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Biden Administration to Halt Plans to Nix X-Waiver Requirement

January 26, 2021

A decision made by HHS in the waning days of the Trump presidency to publish new guidelines that include an exemption from certain requirements under the Controlled Substances Act for physicians who are licensed under state law and possess DEA registration to prescribe buprenorphine appears to be poised for reversal under the Biden administration.

HHS on Jan. 14 announced plans to publish new Practice Guidelines for the Administration of Buprenorphine for Treating Opioid Use Disorder, which would eliminate the X-waiver requirement for DEA-licensed physicians. Late Monday, however, the Washington Post reported the new administration planned to reverse course, with a source telling the Post that the new guidelines “had significant legal and clinical concerns,” namely that HHS potentially lacked the authority to issue such guidelines that allowed for physicians to bypass requirements set by Congress.

The new guidelines are no longer available on the HHS website.

According to the Post, Elinore McCance-Katz, assistant HHS secretary for mental health and substance use, who resigned Jan. 7, had opposed the Trump administration’s plan over concerns that buprenorphine could become overused, following a similar path of opioid overprescribing that was a major contributing factor to the nation’s opioid epidemic.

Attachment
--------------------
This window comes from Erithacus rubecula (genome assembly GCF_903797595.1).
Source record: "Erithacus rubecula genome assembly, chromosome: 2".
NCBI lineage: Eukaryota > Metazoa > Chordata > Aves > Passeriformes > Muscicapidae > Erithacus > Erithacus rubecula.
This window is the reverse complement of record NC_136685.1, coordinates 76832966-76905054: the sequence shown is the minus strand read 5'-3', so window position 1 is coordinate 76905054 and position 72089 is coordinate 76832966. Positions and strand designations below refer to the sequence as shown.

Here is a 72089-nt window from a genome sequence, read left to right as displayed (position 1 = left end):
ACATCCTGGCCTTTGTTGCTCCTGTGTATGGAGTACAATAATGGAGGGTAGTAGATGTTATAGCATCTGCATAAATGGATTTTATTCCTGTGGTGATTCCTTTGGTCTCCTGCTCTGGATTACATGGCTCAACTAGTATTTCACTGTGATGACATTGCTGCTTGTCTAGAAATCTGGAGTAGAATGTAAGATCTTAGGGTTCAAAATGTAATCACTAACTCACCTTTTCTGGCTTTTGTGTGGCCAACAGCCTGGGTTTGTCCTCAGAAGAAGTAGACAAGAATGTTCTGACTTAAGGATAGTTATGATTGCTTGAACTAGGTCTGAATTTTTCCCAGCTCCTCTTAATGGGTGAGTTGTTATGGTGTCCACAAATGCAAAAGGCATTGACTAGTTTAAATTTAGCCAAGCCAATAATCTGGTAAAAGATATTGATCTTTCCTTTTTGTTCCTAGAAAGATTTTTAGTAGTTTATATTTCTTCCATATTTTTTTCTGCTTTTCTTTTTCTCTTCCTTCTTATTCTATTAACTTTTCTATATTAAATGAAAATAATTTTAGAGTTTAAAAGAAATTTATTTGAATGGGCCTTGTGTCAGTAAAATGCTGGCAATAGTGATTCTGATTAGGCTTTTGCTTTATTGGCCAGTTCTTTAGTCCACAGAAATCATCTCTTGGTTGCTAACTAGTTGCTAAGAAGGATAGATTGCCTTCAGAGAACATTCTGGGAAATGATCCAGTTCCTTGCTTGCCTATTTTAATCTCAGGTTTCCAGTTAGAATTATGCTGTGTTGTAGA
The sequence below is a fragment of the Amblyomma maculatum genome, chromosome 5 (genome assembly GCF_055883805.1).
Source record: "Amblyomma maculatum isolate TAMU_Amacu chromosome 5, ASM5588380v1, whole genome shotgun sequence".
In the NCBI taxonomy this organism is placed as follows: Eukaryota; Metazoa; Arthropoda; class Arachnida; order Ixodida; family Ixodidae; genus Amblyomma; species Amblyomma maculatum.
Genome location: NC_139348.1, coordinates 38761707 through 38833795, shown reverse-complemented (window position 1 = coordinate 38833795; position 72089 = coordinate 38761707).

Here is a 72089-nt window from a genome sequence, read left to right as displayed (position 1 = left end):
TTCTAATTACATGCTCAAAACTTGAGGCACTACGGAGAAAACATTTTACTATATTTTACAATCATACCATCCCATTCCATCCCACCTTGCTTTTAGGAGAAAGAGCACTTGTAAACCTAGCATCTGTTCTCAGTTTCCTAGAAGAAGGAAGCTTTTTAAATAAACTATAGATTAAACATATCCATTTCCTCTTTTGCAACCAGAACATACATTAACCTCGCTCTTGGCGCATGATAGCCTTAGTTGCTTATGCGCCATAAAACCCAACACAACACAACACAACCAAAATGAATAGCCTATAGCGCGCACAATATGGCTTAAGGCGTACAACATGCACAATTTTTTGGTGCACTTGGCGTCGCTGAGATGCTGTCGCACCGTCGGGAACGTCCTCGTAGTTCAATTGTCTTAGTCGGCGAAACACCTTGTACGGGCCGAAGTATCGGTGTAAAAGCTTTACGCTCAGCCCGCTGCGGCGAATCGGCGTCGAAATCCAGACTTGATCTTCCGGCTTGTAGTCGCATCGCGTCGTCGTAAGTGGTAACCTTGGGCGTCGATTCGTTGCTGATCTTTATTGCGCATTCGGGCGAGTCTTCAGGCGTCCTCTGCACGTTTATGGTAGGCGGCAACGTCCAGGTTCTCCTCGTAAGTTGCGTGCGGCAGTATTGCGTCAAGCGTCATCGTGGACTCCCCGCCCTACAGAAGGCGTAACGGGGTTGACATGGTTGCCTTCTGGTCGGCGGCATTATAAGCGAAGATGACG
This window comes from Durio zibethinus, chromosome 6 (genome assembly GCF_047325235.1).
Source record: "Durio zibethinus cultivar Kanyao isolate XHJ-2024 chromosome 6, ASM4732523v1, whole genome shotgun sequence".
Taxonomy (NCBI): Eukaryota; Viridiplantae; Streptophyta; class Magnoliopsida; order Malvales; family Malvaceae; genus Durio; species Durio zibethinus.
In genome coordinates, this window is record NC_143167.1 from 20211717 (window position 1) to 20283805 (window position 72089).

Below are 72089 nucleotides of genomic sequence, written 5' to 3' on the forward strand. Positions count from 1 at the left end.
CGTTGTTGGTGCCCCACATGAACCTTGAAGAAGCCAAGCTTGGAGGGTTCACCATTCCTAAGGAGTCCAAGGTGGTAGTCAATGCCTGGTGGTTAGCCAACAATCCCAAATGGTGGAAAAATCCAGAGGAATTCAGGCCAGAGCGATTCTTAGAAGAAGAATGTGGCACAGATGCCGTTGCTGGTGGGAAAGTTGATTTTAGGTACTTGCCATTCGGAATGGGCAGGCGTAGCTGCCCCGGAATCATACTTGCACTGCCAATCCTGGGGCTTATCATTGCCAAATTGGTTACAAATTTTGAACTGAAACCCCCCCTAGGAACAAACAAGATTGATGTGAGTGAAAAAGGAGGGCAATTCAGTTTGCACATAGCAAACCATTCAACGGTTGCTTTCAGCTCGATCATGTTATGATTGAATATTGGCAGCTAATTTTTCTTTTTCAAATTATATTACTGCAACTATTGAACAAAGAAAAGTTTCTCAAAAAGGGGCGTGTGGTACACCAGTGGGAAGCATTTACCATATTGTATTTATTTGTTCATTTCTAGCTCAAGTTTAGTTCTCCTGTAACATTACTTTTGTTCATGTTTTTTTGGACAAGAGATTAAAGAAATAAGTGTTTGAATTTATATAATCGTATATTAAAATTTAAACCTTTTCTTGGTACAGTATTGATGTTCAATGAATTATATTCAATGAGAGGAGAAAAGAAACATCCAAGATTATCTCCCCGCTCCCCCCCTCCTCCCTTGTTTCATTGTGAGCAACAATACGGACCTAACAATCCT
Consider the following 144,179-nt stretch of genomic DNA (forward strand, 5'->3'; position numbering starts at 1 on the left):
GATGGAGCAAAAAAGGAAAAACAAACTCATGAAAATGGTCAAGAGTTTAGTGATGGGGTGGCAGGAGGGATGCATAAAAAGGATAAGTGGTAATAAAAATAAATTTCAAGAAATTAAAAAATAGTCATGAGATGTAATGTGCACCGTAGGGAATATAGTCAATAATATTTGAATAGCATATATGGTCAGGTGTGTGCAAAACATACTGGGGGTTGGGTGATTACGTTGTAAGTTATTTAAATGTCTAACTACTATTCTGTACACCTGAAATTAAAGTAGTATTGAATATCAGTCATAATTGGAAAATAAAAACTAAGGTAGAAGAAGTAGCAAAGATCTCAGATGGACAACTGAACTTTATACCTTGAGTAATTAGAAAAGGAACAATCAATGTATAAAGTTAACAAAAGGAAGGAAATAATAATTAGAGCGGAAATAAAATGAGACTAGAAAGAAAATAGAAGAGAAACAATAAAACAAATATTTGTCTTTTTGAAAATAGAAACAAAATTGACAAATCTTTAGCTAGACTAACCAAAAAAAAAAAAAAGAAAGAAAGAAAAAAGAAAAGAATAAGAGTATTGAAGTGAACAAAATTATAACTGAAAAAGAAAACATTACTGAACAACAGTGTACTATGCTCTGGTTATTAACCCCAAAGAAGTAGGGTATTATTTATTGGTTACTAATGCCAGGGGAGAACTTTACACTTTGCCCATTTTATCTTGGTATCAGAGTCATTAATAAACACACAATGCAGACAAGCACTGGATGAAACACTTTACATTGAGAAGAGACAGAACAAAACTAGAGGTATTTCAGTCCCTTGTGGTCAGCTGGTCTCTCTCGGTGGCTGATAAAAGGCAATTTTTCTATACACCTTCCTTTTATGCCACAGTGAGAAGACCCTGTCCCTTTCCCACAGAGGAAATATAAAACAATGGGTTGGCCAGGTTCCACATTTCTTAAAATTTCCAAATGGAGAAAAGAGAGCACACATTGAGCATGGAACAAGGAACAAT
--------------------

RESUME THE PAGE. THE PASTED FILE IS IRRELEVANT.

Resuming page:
Many within the field, however, had supported the new guidelines. Among them, National Harm Reduction Coalition medical director Kimberly Sue, MD, PhD, who in a tweet called the Biden administration’s decision “extremely disheartening,” adding that buprenorphine should be made more accessible to providers, especially as overdose death rates are on the rise again.

The American Society of Addiction Medicine, meanwhile, called on Congress to “act swiftly to eliminate the X-Waiver in its entirety & ensure SUD education & training are widely disseminated in med schools and beyond. It’s time to be bold.”

HHS officials speaking to the Post on the condition of anonymity said the agency is still pursuing alternatives for reducing requirements for doctors to prescribe buprenorphine.

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